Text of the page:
How to upgrade KDE to 4.5.5 on Kubuntu 10.10

For a long time I was struggling to upgrade KDE desktop on my Kubuntu 10.10 Linux system. All the Apt lines I found on the internet were either not available anymore or invalid.

Finally found the right APT line. execute this line in terminal and you will be upgraded to the latest KDE version on Kubuntu 10.10 (Maverick Meerkat)

sudo add-apt-repository ppa:kubuntu-ppa

sudo apt-get update

sudo apt-get upgrade

Best alternate apps to default Ubuntu apps

Ubuntu is an excellent OS packed with lots of useful and exciting apps. However some of them might not suit all your need and you might need a more powerful and feature rich app.

This article lists such alternatives. Keep checking this page often , since I will be updating it frequently with new alternatives.

KNetworkmanager ==> WICD

KNetworkManager, the network control and setup tool that is part of KUbuntu or Ubuntu with KDE desktop is still unstable and is nit easy to configure. Fear not there is a savior called WICD. IT scans all the wifi network and lists them with there security protocol. All you need to do to configure a new connection is to enter the password. Life made easy! It can be installed through synaptic package manager

From

KBluetoothManager ==> Blueman

Accept it KBluetoothManger sucks. Never detects my Sony ericsson phone and on other phone OBEX hardly works. Thanks to Blueman I can browse my phone in a single click. It can be installed through synaptic package manager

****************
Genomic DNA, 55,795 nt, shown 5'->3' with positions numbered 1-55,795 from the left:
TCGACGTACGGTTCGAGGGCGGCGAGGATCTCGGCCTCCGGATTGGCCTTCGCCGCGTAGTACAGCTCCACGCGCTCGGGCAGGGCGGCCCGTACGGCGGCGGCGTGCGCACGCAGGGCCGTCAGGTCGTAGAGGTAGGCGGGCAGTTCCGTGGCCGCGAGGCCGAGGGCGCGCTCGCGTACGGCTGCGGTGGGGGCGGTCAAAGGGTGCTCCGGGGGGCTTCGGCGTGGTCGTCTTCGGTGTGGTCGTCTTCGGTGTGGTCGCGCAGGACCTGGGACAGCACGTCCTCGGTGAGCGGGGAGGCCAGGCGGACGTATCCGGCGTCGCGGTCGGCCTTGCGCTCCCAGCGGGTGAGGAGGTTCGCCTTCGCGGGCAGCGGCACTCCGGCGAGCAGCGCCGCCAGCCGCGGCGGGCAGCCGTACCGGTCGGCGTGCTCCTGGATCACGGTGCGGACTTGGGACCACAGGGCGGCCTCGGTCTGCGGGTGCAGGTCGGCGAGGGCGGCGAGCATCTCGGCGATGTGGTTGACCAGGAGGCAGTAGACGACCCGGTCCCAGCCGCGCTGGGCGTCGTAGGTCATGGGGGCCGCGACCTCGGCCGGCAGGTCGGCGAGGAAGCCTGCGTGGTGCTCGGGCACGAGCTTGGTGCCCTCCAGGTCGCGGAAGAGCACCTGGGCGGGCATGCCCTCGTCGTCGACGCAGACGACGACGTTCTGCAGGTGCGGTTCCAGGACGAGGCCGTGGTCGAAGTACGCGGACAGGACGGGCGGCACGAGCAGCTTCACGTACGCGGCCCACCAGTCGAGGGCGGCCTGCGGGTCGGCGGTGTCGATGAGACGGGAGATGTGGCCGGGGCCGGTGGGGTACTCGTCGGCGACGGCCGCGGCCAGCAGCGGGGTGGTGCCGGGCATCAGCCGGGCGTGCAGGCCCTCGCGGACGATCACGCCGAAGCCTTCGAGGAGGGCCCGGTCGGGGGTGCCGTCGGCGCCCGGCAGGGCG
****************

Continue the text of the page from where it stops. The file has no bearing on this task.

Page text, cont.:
From

Tamil99 Virtual keyboard on Linux

If you want a virtual keyboard on Linux, most distros come with xvkbd. KDE has a good looking Virtual keyboard called Kvkbd. However all this support the default keyboard (Which is English on my laptop). I couldn’t figure out how to customize them to show other keyboard layouts installed using SCIM like Tamil, Kanada. Luckily there is one more virtual keyboard for Linux called Onboard. It supports adding new layout and its surprisingly simple. On Ubuntu it can be installed using synaptic packet manager or by typing the following in the console.

sudo apt-get install onboard

Then launch it from menu or by typing onboard in console. The default layout for English looks like below.

If you are wondering what are those blue and pink square on the right corner, its actually buttons. Not sure why developers kept it like that. When you click the blue button it show the num lock and arrow keys. When you click the pink square it shows the function keys and settings button. Again the settings button is just a pink square. Click on settings button to launch the configuration window.

I have created a onboard virtual keyboard for Tamil99 keyboard layout. To add the Tamil99 layout to the onboard download tamil99.zip and extract it some location. Click on the add button on the configuration window and select the tamil99.sok file. Onboard will import the sok file and other svg files in to the ~/.sok folder. Now select the tamil99 from the list of layouts and close the window. Now you should be able to see the tamil99 layout as below.

With shift key pressed

The tamil99 virtual keyboard for onboard has some hick-ups like the mysterious character you see next to ஃ. Also the extra ‘>’ character next to left shift button. It has nothing to do with the layout I created but with the onboard software itself. Hoping the next version of it will fix it. Mind you these are issues with the display of the virtual keyboard. However the actual typing is still done by scim so it is flawless.

Its pretty simple to create virtual keyboard for any 105 keyboard layout . For other keyboards it may require editing the svg. If you want to create your own onboard virtual keyboard for your desired layout check these links.

Create your own personal keyboard layout

Accessibility/Projects/onBoard/definitions

Currently onboard is not synchronized with scim. So changing the layout in scim doesn’t automatically change it in onboard. You need to do it manually.

Related links

Technosrix: How to type in Tamil using Linux

Tamil Shell command